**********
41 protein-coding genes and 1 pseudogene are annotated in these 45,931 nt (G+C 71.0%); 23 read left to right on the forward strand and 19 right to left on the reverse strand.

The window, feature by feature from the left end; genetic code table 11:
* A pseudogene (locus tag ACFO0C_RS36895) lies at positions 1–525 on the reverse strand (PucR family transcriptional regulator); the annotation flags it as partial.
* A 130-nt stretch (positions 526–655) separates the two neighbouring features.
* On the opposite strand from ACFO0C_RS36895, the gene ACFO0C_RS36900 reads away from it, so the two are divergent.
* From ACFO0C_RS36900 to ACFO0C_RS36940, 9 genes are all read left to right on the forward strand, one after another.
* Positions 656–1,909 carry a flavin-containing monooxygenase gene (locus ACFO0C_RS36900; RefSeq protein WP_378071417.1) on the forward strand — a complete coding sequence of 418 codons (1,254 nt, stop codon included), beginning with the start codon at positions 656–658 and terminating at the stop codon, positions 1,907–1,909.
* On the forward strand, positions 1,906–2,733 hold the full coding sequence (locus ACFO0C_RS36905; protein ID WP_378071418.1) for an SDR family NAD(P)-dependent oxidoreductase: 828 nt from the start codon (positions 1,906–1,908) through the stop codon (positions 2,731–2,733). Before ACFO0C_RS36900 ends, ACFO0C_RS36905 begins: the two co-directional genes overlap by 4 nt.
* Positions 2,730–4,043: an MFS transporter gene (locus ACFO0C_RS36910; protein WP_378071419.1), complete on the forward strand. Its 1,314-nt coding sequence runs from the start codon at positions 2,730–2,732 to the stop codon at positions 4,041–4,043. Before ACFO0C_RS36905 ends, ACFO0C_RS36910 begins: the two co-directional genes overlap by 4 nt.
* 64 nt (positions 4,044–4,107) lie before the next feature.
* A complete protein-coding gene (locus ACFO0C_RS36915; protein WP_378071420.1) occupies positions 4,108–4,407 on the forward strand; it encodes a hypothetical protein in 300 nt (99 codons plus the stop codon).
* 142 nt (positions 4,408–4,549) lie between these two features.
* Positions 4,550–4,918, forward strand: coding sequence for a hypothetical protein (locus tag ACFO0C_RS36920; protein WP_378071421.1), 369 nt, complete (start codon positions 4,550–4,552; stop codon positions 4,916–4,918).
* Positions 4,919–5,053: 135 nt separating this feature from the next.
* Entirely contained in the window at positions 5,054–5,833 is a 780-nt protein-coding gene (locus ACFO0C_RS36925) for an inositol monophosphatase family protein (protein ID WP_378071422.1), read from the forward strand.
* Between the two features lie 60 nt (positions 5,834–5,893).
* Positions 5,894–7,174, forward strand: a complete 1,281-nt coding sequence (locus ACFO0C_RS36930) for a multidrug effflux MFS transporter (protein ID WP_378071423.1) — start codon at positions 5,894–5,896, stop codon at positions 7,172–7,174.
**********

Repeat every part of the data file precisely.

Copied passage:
41 protein-coding genes and 1 pseudogene are annotated in these 45,931 nt (G+C 71.0%); 23 read left to right on the forward strand and 19 right to left on the reverse strand.

The window, feature by feature from the left end; genetic code table 11:
* A pseudogene (locus tag ACFO0C_RS36895) lies at positions 1–525 on the reverse strand (PucR family transcriptional regulator); the annotation flags it as partial.
* A 130-nt stretch (positions 526–655) separates the two neighbouring features.
* On the opposite strand from ACFO0C_RS36895, the gene ACFO0C_RS36900 reads away from it, so the two are divergent.
* From ACFO0C_RS36900 to ACFO0C_RS36940, 9 genes are all read left to right on the forward strand, one after another.
* Positions 656–1,909 carry a flavin-containing monooxygenase gene (locus ACFO0C_RS36900; RefSeq protein WP_378071417.1) on the forward strand — a complete coding sequence of 418 codons (1,254 nt, stop codon included), beginning with the start codon at positions 656–658 and terminating at the stop codon, positions 1,907–1,909.
* On the forward strand, positions 1,906–2,733 hold the full coding sequence (locus ACFO0C_RS36905; protein ID WP_378071418.1) for an SDR family NAD(P)-dependent oxidoreductase: 828 nt from the start codon (positions 1,906–1,908) through the stop codon (positions 2,731–2,733). Before ACFO0C_RS36900 ends, ACFO0C_RS36905 begins: the two co-directional genes overlap by 4 nt.
* Positions 2,730–4,043: an MFS transporter gene (locus ACFO0C_RS36910; protein WP_378071419.1), complete on the forward strand. Its 1,314-nt coding sequence runs from the start codon at positions 2,730–2,732 to the stop codon at positions 4,041–4,043. Before ACFO0C_RS36905 ends, ACFO0C_RS36910 begins: the two co-directional genes overlap by 4 nt.
* 64 nt (positions 4,044–4,107) lie before the next feature.
* A complete protein-coding gene (locus ACFO0C_RS36915; protein WP_378071420.1) occupies positions 4,108–4,407 on the forward strand; it encodes a hypothetical protein in 300 nt (99 codons plus the stop codon).
* 142 nt (positions 4,408–4,549) lie between these two features.
* Positions 4,550–4,918, forward strand: coding sequence for a hypothetical protein (locus tag ACFO0C_RS36920; protein WP_378071421.1), 369 nt, complete (start codon positions 4,550–4,552; stop codon positions 4,916–4,918).
* Positions 4,919–5,053: 135 nt separating this feature from the next.
* Entirely contained in the window at positions 5,054–5,833 is a 780-nt protein-coding gene (locus ACFO0C_RS36925) for an inositol monophosphatase family protein (protein ID WP_378071422.1), read from the forward strand.
* Between the two features lie 60 nt (positions 5,834–5,893).
* Positions 5,894–7,174, forward strand: a complete 1,281-nt coding sequence (locus ACFO0C_RS36930) for a multidrug effflux MFS transporter (protein ID WP_378071423.1) — start codon at positions 5,894–5,896, stop codon at positions 7,172–7,174.